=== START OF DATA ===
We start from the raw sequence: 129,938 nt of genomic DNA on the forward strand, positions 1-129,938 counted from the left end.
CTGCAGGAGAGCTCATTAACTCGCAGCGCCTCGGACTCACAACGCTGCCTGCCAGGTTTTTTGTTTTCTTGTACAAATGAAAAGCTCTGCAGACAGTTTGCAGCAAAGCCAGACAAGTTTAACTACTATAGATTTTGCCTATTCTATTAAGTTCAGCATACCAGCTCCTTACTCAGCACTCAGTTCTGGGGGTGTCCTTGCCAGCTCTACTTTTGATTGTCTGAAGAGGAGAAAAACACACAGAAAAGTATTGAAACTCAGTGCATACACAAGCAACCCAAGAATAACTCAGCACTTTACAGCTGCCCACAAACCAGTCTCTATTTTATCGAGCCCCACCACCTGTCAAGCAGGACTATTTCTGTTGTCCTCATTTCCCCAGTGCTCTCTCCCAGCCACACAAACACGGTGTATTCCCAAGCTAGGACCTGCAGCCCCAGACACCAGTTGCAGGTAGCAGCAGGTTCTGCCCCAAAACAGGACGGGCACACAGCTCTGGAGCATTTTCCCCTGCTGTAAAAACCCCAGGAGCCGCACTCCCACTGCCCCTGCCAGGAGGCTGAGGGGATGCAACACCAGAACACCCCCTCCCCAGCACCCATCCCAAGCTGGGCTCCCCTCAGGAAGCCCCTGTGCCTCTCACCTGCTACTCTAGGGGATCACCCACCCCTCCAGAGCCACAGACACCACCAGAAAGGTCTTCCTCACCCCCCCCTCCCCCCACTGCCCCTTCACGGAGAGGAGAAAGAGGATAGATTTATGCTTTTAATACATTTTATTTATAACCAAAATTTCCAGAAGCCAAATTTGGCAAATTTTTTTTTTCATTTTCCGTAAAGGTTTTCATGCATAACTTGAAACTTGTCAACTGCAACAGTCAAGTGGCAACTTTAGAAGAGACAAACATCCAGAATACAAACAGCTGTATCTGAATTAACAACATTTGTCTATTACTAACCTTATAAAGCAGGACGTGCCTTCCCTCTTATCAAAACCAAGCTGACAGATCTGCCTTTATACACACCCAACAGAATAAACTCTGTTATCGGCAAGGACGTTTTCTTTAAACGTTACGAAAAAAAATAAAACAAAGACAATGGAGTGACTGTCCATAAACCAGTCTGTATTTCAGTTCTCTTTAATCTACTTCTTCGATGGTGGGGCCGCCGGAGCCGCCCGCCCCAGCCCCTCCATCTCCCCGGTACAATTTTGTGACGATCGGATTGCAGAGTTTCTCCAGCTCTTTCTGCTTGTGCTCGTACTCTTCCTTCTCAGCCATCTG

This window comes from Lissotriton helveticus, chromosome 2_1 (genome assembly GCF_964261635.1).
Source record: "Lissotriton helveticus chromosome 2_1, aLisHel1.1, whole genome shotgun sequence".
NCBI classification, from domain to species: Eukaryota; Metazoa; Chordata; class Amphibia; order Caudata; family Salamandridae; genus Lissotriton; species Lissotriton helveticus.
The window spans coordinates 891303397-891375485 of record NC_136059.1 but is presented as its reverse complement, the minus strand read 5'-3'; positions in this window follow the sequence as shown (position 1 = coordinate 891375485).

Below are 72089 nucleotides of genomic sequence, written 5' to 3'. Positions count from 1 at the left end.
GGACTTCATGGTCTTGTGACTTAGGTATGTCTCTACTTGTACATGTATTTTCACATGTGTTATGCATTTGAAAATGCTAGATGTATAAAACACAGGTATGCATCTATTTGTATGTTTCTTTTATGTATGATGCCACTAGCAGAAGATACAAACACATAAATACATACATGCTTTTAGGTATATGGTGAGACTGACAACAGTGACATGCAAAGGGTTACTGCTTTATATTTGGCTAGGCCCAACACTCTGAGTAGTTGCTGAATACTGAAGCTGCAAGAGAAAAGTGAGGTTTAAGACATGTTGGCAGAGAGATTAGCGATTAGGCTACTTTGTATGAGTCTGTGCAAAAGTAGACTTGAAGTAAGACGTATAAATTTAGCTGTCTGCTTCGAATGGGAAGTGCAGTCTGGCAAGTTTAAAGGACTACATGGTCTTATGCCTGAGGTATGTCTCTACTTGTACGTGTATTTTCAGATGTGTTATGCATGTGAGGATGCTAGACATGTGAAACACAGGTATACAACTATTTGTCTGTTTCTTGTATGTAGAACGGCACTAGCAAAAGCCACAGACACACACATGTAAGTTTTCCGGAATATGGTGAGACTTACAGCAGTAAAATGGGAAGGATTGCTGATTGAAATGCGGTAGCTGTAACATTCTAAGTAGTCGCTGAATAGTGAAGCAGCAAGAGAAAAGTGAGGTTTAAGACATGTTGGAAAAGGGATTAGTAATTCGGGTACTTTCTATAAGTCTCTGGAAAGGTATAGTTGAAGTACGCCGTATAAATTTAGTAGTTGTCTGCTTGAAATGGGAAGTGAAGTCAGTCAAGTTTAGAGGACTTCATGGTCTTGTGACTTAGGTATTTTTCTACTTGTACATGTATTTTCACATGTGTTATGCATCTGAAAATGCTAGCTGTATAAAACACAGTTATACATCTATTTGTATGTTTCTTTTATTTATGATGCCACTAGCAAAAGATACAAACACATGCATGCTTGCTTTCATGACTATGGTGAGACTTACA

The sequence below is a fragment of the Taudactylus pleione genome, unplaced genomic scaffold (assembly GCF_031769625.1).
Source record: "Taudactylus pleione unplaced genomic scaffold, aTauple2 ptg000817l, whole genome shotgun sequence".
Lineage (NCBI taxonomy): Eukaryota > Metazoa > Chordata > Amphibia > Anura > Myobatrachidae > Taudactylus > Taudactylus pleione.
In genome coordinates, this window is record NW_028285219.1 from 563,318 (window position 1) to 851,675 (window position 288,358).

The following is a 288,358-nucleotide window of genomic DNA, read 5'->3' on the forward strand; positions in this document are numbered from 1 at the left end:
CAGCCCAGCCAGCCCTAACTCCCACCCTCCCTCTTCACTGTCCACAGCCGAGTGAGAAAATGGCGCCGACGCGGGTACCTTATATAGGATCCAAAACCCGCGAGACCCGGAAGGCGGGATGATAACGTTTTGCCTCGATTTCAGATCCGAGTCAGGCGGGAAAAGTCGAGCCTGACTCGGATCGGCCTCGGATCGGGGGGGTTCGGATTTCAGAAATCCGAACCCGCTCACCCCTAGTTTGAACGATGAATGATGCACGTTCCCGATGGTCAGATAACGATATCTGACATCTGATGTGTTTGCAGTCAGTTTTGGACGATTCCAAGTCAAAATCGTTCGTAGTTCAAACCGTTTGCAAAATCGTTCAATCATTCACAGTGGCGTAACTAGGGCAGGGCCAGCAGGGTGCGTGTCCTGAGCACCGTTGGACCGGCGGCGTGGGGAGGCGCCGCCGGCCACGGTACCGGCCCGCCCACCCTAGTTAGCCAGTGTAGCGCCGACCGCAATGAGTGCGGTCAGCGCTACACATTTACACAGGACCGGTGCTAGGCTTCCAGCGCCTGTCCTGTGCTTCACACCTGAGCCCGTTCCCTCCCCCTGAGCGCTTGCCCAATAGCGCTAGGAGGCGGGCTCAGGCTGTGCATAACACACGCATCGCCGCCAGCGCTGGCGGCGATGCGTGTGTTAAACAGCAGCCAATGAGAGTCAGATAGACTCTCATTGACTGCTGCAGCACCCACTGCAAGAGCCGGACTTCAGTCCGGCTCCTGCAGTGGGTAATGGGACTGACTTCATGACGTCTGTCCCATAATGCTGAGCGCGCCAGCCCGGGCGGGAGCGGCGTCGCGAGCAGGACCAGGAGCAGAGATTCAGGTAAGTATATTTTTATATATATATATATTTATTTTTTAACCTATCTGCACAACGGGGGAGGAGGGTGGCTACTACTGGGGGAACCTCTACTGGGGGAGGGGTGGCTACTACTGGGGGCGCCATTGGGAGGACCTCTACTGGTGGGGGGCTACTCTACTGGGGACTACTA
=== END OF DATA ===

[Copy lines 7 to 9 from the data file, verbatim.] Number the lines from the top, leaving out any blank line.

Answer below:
Below are 72089 nucleotides of genomic sequence, written 5' to 3'. Positions count from 1 at the left end.
GGACTTCATGGTCTTGTGACTTAGGTATGTCTCTACTTGTACATGTATTTTCACATGTGTTATGCATTTGAAAATGCTAGATGTATAAAACACAGGTATGCATCTATTTGTATGTTTCTTTTATGTATGATGCCACTAGCAGAAGATACAAACACATAAATACATACATGCTTTTAGGTATATGGTGAGACTGACAACAGTGACATGCAAAGGGTTACTGCTTTATATTTGGCTAGGCCCAACACTCTGAGTAGTTGCTGAATACTGAAGCTGCAAGAGAAAAGTGAGGTTTAAGACATGTTGGCAGAGAGATTAGCGATTAGGCTACTTTGTATGAGTCTGTGCAAAAGTAGACTTGAAGTAAGACGTATAAATTTAGCTGTCTGCTTCGAATGGGAAGTGCAGTCTGGCAAGTTTAAAGGACTACATGGTCTTATGCCTGAGGTATGTCTCTACTTGTACGTGTATTTTCAGATGTGTTATGCATGTGAGGATGCTAGACATGTGAAACACAGGTATACAACTATTTGTCTGTTTCTTGTATGTAGAACGGCACTAGCAAAAGCCACAGACACACACATGTAAGTTTTCCGGAATATGGTGAGACTTACAGCAGTAAAATGGGAAGGATTGCTGATTGAAATGCGGTAGCTGTAACATTCTAAGTAGTCGCTGAATAGTGAAGCAGCAAGAGAAAAGTGAGGTTTAAGACATGTTGGAAAAGGGATTAGTAATTCGGGTACTTTCTATAAGTCTCTGGAAAGGTATAGTTGAAGTACGCCGTATAAATTTAGTAGTTGTCTGCTTGAAATGGGAAGTGAAGTCAGTCAAGTTTAGAGGACTTCATGGTCTTGTGACTTAGGTATTTTTCTACTTGTACATGTATTTTCACATGTGTTATGCATCTGAAAATGCTAGCTGTATAAAACACAGTTATACATCTATTTGTATGTTTCTTTTATTTATGATGCCACTAGCAAAAGATACAAACACATGCATGCTTGCTTTCATGACTATGGTGAGACTTACA

The sequence below is a fragment of the Taudactylus pleione genome, unplaced genomic scaffold (assembly GCF_031769625.1).